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These are the kind of common bug boxes every kid has. They sell them everywhere, you can get them for 100 yen at the 100 yen shop.

Kevin Short / Daily Yomiuri Columnist

My home town in the Appalachian Mountains of the eastern United States was chock full of insects. We children interacted with these insects on a daily basis. For the most part, however, this interaction took the form of war maneuvers conducted against the hordes of wasps and hornets that threatened our tree houses and secret hideouts. Even when we went swimming, we were constantly ducking and swatting in a never-ending battle with huge horseflies.

We never thought of these insects as possible companions or objects of study or observation. In fact, we had no knowledge whatsoever of their structure or behavior. The country boys knew a lot about squirrels, deer, pheasants and other animals that they hunted, but had no interest at all in the lives of puny insects or spiders.

Even myself, a great lover of nature and animals, pretty much ignored my insect neighbors. In the town library I found the stories of Ernest Thompson Seton and plenty of good reading books about dogs, wolves, bears, birds and other animals, but there was nothing there to tempt me into an interest in the wee critters. I knew far more about dinosaurs and Siberian tigers than I did about the dragonflies that lived in my own front yard.

It was much later on in life that a chance encounter affected a miracle cure on my ignorance of insects. As a young soldier in the U.S. army I was sent to serve here in Japan. I was stationed at Camp Zama, near the Sagamigawa river in Kanagawa Prefecture. In those days, the region outside the base was still very rural, and on days off I often ventured out for walks or bike rides.

There was much in the Japanese landscape and people that surprised and delighted me. I had never seen rice paddies or bamboo groves before, or Shinto shrines and Buddhist temples. Still, one of my greatest shocks was to meet groups of small children armed with insect nets on long bamboo poles. No one in my home town had owned an insect net, and to be honest I had never even seen one before, except in movies. It seemed incredible to me that just regular school children could own and use such sophisticated equipment.

Well, that was my first encounter with Japan, and my first experience in a culture where insects are thought of as major league players. Over the years I quickly learned that insect nets and little plastic rearing boxes could be bought for pocket change at any small store. I watched in awe as Japanese children skillfully caught all sorts of cicadas, dragonflies, beetles, crickets, grasshoppers and katydids, then took them home in plastic cases to feed them and watch them grow or listen to their songs.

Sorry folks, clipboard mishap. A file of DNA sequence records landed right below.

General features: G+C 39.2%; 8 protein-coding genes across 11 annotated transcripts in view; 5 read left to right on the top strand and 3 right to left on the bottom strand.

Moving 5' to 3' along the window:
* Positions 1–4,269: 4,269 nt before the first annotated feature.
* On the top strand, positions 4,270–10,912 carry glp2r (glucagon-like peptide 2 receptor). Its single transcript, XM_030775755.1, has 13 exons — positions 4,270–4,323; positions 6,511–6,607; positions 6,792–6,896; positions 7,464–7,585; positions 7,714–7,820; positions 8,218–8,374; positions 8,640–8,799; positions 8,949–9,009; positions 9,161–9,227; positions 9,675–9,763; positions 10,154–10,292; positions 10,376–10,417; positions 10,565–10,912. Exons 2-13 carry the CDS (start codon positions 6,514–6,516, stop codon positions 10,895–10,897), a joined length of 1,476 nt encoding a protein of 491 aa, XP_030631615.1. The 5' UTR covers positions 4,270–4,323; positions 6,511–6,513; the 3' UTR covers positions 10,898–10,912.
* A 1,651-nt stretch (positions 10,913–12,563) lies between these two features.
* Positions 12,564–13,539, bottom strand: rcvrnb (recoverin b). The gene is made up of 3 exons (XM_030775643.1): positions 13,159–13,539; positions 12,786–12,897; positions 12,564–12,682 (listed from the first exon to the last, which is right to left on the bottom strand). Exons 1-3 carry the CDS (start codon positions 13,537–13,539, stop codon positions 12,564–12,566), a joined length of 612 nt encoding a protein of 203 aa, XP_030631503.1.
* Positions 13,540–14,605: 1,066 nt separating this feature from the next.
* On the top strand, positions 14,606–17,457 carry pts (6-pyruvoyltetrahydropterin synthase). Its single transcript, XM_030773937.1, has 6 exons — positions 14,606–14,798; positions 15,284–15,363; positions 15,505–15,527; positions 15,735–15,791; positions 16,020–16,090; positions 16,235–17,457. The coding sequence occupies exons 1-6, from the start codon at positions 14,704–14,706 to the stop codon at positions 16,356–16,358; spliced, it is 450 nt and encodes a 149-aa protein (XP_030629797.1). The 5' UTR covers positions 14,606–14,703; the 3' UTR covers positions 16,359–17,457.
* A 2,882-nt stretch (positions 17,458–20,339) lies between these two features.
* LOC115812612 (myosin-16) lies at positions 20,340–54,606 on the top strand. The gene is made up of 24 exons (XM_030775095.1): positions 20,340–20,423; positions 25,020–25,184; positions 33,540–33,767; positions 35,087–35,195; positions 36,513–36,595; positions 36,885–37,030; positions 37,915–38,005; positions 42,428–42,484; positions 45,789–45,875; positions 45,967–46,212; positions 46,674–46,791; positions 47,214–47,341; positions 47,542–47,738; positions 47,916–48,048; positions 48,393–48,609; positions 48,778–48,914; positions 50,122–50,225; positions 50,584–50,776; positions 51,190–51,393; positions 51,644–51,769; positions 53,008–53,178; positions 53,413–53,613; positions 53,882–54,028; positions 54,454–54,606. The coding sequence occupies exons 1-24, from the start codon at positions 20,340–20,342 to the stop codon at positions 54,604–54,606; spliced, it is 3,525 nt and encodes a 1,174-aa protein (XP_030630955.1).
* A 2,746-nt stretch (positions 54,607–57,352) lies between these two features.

I was especially amazed to realize that these children not only caught and kept these insects, but that they could call them all by their proper name, and even knew quite a bit about their body structure and how they fed and mated. I wondered where in the world they got such specialized knowledge from. This led me to spend some time in libraries and bookstores, where I made yet another startling discovery.

In the children’s sections the shelves were solidly stocked with dozens of great books about insects. In clearly written volumes, lavishly illustrated with detailed photographs and drawings, I could learn how cicadas and crickets make their sounds, how dragonflies mate and grow, how the praying mantis lays her eggs, how rhinoceros and stag beetles feed and fight.

There were even books that traced the yearly cycle of wasp and hornet nests. In my own childhood I had bravely participated in the local crusades against these insects. I had stoned and soaked their nests, and had been stung more times than I could ever remember. But now I was learning for the first time how they hunted their prey, and what their nests were made of. A whole new world was opening up before my very eyes. Before I realized it I was evolving into what the Japanese call a konchu-shonen, or “insect boy.”

I have often wondered why Japanese people have such a great love for insects. Many of my Japanese friends suggest that this phenomenon is due to the great number and diversity of insects that are found here. True, the Japanese countryside, with its rice paddies and oak woodlands, provides ideal habitat for many species of insect. But in my own home town insects are even more numerous than here. On a summer night, with my bedroom window open, the chorus of katydids and crickets was simply deafening. After a five-minute drive the front windshield of our car was plastered several layers thick with squashed specimens. Surrounded on all sides by insects, we chose to ignore all but those that posed us some direct threat.

Maybe the Japan-U.S. gap in insect-consciousness can be attributed, at least in part, to our very different historical experiences. We Americans still cling to our frontier mentality. After all, less than 150 years have passed since the western half of our continent was stolen from its original owners. As a small boy, I grew up worshipping Davy Crockett and other frontiersmen and explorers. I was enchanted by the very concept of sheer, untamed wilderness, inhabited by timber wolves, moose, grizzly bears and mountain lions.

The Japanese islands, in contrast, have been densely settled for several thousand years. Japanese nature sensitivities, as can be clearly seen in their art and poetry, are focused more on a well-ordered countryside than on a stark, chaotic wilderness. This attention to small details in one’s own backyard, leads the Japanese in the direction of their closest and most numerous neighbors, the insects!

(Jul. 2, 2007)

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